But apart from Satre, Montparnasse holds yet another of the one-liner kings, Proudhon, the anarchist thinker who came up with the immortal: “Property Is Theft!”

To be honest, I never really understood that one. What if you rent? What does that make you? A liberal? As for Proudhon’s final property, ironically enough, I couldn’t find it.   The map I was viewing (a signpost at the top end of Avenue de l’Ouest), was clear enough, and the sections were clearly signposted, too, but I didn’t get there.

In truth, I was only interested in seeing if anybody had sprayed an Anarchy sign on his tomb, or in the hope that some fan-club nuts might have paid to have one painstakingly carved into a headstone.

All the thoughts of Anarchy somehow led me straight to the grave of Serge Gainsbourg (Division One, along Avenue Transversale). Serge’s grave was bedecked with photographs of the great man, along with metro-tickets, cigarette’s, and even flowers. I don’t know much about Serge either, only that he seems to have been loved for being unlovable, which is a pretty good trick.

Serge prepares to be late for his own funeral.

Apart from Serge, Sartre, Proudhon, Baudelaire, you will also find here the Fascist Pierre Laval, executed for treason, car-maker André Citroen, César Frank, and a famous victim of French anti-Semitism at the end of the nineteenth century, Captain Dreyfuss. Some of the graves and temples are amazing, some of the sculptures astounding, like the huge hand over the grave of one Robert Thibier, who was probably the sculptor.

Unfortunately, the name wasn’t listed.

Anyway, having spent some time wandering around, staring at the head-stones and into the temples, I was left with a feeling that the Montparnasse philosophy dictates that just because you’ve been dead for a few hundred years, doesn’t mean you shouldn’t look good.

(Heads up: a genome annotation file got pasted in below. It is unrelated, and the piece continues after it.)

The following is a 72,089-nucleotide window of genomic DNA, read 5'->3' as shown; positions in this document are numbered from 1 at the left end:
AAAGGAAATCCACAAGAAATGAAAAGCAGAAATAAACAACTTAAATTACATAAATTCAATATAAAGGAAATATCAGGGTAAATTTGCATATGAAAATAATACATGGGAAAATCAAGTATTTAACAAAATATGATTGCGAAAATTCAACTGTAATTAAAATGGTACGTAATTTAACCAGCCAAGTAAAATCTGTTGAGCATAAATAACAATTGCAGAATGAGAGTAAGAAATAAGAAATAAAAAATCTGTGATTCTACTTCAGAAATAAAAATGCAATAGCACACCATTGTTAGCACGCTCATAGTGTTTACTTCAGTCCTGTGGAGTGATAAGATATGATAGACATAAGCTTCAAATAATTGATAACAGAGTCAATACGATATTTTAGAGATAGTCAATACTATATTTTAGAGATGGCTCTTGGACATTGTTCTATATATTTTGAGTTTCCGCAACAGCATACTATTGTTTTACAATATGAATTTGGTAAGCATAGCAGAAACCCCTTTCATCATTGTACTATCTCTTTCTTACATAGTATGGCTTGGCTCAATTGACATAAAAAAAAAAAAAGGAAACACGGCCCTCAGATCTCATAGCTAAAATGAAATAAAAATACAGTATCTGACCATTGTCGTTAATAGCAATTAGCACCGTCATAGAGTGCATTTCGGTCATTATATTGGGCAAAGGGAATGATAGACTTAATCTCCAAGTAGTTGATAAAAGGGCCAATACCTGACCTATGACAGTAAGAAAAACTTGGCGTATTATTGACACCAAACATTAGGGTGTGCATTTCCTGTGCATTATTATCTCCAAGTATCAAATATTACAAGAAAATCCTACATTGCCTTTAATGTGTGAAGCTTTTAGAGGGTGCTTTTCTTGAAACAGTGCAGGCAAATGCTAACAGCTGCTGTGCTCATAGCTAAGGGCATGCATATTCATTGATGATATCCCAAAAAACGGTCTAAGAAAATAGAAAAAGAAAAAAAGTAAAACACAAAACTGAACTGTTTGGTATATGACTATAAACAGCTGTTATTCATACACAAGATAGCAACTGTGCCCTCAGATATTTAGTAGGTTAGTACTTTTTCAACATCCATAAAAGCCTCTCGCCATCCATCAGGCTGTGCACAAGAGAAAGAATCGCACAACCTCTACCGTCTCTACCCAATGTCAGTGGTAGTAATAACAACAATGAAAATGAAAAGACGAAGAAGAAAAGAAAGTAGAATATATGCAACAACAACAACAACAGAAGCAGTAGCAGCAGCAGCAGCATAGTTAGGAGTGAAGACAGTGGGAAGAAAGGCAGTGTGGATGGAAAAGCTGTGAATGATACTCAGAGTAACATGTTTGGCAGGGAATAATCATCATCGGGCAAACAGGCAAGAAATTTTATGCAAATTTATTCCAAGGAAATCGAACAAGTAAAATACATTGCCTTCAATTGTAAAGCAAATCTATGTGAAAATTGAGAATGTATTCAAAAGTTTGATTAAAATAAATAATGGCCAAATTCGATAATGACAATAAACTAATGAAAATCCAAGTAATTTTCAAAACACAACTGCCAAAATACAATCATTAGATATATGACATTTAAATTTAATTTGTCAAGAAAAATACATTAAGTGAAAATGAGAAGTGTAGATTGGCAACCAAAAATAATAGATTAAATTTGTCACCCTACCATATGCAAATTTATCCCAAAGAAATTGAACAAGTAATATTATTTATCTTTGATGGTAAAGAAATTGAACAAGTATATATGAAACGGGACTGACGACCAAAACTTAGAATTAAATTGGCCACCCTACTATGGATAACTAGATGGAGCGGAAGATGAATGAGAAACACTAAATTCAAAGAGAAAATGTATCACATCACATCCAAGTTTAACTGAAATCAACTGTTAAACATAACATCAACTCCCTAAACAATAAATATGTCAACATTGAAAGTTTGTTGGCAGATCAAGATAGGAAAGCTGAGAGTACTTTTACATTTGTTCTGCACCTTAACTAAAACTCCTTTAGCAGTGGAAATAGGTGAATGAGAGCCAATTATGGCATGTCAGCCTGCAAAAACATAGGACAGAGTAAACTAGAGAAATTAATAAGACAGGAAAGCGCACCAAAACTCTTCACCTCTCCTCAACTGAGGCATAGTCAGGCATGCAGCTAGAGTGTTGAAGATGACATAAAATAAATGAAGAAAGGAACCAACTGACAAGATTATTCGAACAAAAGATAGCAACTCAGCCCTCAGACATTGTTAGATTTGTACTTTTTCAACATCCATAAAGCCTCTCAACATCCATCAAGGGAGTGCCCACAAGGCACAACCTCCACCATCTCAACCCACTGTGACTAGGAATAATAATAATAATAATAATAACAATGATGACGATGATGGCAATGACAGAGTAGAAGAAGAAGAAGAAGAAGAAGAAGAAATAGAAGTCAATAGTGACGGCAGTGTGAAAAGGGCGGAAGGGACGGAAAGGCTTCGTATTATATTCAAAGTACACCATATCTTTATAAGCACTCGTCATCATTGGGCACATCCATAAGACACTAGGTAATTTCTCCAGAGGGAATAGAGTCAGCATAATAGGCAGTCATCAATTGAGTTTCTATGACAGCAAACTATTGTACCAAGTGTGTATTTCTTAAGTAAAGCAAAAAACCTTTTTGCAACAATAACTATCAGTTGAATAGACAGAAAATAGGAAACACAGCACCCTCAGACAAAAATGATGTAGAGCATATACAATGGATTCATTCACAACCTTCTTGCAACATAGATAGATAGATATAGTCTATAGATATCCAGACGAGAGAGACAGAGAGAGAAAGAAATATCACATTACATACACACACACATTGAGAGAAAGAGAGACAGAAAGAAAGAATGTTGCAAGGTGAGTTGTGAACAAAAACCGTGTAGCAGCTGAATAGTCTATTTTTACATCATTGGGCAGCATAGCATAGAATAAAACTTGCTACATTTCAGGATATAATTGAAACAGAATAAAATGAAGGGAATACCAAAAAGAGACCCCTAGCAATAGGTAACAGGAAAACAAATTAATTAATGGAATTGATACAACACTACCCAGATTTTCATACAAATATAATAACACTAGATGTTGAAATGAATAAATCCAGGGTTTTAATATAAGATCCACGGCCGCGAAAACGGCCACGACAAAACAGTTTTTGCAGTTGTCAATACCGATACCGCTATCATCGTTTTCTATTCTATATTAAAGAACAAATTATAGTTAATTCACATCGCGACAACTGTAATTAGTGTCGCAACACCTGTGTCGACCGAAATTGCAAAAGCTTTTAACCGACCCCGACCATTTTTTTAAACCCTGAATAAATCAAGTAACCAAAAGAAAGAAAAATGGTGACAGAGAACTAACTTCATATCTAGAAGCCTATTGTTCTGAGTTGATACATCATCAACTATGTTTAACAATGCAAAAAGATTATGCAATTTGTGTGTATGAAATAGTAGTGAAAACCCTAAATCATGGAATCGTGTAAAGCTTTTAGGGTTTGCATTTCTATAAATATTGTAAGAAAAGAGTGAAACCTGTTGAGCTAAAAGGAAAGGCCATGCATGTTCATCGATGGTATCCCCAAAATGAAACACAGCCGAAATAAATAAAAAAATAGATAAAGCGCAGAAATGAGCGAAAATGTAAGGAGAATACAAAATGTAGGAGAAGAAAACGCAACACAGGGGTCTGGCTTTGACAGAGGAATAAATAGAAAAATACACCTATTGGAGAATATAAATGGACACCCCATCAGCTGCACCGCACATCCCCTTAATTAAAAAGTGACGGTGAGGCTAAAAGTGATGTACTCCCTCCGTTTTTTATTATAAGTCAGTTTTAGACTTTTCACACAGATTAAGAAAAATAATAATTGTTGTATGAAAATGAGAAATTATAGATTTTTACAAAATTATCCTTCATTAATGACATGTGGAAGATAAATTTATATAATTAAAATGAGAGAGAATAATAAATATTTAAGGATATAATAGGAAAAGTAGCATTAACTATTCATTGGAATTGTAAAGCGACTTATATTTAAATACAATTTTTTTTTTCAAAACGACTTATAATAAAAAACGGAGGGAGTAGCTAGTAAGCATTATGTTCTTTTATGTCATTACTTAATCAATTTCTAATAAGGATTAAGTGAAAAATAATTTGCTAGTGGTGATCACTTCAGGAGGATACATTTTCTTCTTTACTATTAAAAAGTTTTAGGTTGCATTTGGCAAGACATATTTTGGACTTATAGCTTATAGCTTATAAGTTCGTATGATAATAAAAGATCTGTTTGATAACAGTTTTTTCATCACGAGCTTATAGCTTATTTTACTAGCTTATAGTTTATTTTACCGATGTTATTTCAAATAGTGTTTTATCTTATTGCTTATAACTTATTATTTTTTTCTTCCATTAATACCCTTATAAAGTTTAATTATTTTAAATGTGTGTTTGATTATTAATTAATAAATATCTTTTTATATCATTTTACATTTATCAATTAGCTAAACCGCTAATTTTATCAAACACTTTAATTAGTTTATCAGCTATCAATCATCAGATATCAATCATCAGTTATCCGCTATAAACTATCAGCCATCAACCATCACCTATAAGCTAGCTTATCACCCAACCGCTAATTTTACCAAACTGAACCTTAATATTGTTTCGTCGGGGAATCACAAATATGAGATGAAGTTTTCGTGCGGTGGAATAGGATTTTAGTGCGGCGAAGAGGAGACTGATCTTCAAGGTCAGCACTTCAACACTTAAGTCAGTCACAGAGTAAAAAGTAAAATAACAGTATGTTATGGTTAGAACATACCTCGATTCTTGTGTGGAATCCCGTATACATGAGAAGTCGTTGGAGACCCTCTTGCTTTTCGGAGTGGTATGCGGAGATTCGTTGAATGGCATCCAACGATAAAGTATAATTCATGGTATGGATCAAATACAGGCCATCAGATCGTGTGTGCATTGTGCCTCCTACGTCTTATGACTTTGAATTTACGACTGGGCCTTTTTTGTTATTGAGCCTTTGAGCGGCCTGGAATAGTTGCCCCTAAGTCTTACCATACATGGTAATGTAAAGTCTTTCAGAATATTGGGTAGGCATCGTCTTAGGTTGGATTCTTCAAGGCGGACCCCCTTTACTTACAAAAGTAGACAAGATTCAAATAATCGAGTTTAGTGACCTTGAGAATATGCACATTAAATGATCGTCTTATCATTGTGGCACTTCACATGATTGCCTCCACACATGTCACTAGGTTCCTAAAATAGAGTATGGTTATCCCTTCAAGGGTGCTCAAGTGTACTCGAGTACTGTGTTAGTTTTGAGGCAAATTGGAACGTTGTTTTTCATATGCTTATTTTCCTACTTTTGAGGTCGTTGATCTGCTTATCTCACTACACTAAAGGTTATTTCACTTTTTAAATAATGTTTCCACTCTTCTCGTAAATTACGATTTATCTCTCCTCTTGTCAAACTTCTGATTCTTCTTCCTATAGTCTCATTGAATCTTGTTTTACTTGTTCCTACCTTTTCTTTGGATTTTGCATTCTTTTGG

And with that, I was ready for…

Serge, made to rest, I mean laid – no – Oh yes, sorry, laid to rest.

From Cemetery Montparnasse, you only need turn right at the main entrance and hook back onto Blvd. Raspail, then follow it down to Pl. Denfort Rochereau, face a giant statue of a lion, and look to the building in front and to the left of it’s left nostril! It’s that simple. Or get off the metro at Denfort-Rochereau, Line 4, and use sortie ‘rue Denfert-Rochereau’, which will leave you standing directly opposite. The Catacombs are open Tue-Sun 10.00-4.00.

I was amazed by the queue. I had expected to see a few people milling around, of course: a grumble of tourists smelling a photo-opportunity with death, but I was greeted by a queue stretching a long way back. It looked more like the crowd for the Louvre; the Mona Lisa lovers.

‘Damn,’ I thought, ‘Maybe they buried her here? Maybe they’ve got her skull on display and I’ve missed all the snappy adverts: “Meet Mona In The Catacombs! Wonder At The Mystery Of That Toothy Grin! Fitted With Realistic Hair! Photo’s 10 E’s.”


Yes, it was the tourist crowd. Somebody somewhere was making a fortune from selling bright orange shirts and trousers that were neither long nor short, just stupid.  All those little family groups. The women and children suffering meekly under the enforced enthusiasm and cross-eyed leadership of the dominant males. The crappy camaraderie.